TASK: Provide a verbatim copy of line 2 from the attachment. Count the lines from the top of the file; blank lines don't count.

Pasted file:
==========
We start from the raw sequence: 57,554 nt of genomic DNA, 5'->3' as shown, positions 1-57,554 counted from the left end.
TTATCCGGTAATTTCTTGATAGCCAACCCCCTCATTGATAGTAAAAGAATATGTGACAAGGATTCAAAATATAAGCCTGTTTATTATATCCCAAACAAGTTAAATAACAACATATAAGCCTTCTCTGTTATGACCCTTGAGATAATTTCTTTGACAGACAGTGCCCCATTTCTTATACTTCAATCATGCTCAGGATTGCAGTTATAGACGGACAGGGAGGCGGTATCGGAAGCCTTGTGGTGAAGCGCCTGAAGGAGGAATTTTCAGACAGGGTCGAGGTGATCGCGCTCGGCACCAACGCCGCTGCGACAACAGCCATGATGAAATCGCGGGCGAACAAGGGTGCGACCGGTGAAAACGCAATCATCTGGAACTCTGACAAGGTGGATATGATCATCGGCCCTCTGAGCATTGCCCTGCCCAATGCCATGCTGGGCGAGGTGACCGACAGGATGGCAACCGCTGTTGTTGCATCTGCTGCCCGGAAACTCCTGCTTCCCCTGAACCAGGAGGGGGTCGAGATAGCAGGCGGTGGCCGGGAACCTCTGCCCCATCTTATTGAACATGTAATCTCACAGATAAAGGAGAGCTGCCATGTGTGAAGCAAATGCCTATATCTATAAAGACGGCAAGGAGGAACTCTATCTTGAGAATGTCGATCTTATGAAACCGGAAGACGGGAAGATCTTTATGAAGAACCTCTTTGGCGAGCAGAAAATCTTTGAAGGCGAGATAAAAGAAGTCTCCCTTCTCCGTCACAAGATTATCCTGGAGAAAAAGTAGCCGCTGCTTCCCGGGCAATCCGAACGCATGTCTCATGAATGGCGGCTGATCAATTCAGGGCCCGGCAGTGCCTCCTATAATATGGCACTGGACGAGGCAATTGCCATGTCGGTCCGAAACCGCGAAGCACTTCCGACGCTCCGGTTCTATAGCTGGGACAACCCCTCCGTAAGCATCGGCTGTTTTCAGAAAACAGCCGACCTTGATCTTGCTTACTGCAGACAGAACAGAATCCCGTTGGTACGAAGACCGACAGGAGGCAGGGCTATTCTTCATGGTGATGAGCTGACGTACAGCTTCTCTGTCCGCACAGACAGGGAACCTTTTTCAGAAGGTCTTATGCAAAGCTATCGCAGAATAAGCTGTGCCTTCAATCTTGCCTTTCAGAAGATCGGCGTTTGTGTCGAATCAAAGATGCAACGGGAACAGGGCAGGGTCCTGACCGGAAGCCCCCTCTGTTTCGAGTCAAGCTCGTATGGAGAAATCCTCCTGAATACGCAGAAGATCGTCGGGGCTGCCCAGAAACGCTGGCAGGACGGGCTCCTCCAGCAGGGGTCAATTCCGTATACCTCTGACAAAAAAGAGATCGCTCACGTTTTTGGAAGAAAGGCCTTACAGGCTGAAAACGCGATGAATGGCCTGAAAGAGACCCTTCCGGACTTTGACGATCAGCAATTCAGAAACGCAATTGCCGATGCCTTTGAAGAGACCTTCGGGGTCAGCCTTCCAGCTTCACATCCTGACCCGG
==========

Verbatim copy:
TTATCCGGTAATTTCTTGATAGCCAACCCCCTCATTGATAGTAAAAGAATATGTGACAAGGATTCAAAATATAAGCCTGTTTATTATATCCCAAACAAGTTAAATAACAACATATAAGCCTTCTCTGTTATGACCCTTGAGATAATTTCTTTGACAGACAGTGCCCCATTTCTTATACTTCAATCATGCTCAGGATTGCAGTTATAGACGGACAGGGAGGCGGTATCGGAAGCCTTGTGGTGAAGCGCCTGAAGGAGGAATTTTCAGACAGGGTCGAGGTGATCGCGCTCGGCACCAACGCCGCTGCGACAACAGCCATGATGAAATCGCGGGCGAACAAGGGTGCGACCGGTGAAAACGCAATCATCTGGAACTCTGACAAGGTGGATATGATCATCGGCCCTCTGAGCATTGCCCTGCCCAATGCCATGCTGGGCGAGGTGACCGACAGGATGGCAACCGCTGTTGTTGCATCTGCTGCCCGGAAACTCCTGCTTCCCCTGAACCAGGAGGGGGTCGAGATAGCAGGCGGTGGCCGGGAACCTCTGCCCCATCTTATTGAACATGTAATCTCACAGATAAAGGAGAGCTGCCATGTGTGAAGCAAATGCCTATATCTATAAAGACGGCAAGGAGGAACTCTATCTTGAGAATGTCGATCTTATGAAACCGGAAGACGGGAAGATCTTTATGAAGAACCTCTTTGGCGAGCAGAAAATCTTTGAAGGCGAGATAAAAGAAGTCTCCCTTCTCCGTCACAAGATTATCCTGGAGAAAAAGTAGCCGCTGCTTCCCGGGCAATCCGAACGCATGTCTCATGAATGGCGGCTGATCAATTCAGGGCCCGGCAGTGCCTCCTATAATATGGCACTGGACGAGGCAATTGCCATGTCGGTCCGAAACCGCGAAGCACTTCCGACGCTCCGGTTCTATAGCTGGGACAACCCCTCCGTAAGCATCGGCTGTTTTCAGAAAACAGCCGACCTTGATCTTGCTTACTGCAGACAGAACAGAATCCCGTTGGTACGAAGACCGACAGGAGGCAGGGCTATTCTTCATGGTGATGAGCTGACGTACAGCTTCTCTGTCCGCACAGACAGGGAACCTTTTTCAGAAGGTCTTATGCAAAGCTATCGCAGAATAAGCTGTGCCTTCAATCTTGCCTTTCAGAAGATCGGCGTTTGTGTCGAATCAAAGATGCAACGGGAACAGGGCAGGGTCCTGACCGGAAGCCCCCTCTGTTTCGAGTCAAGCTCGTATGGAGAAATCCTCCTGAATACGCAGAAGATCGTCGGGGCTGCCCAGAAACGCTGGCAGGACGGGCTCCTCCAGCAGGGGTCAATTCCGTATACCTCTGACAAAAAAGAGATCGCTCACGTTTTTGGAAGAAAGGCCTTACAGGCTGAAAACGCGATGAATGGCCTGAAAGAGACCCTTCCGGACTTTGACGATCAGCAATTCAGAAACGCAATTGCCGATGCCTTTGAAGAGACCTTCGGGGTCAGCCTTCCAGCTTCACATCCTGACCCGG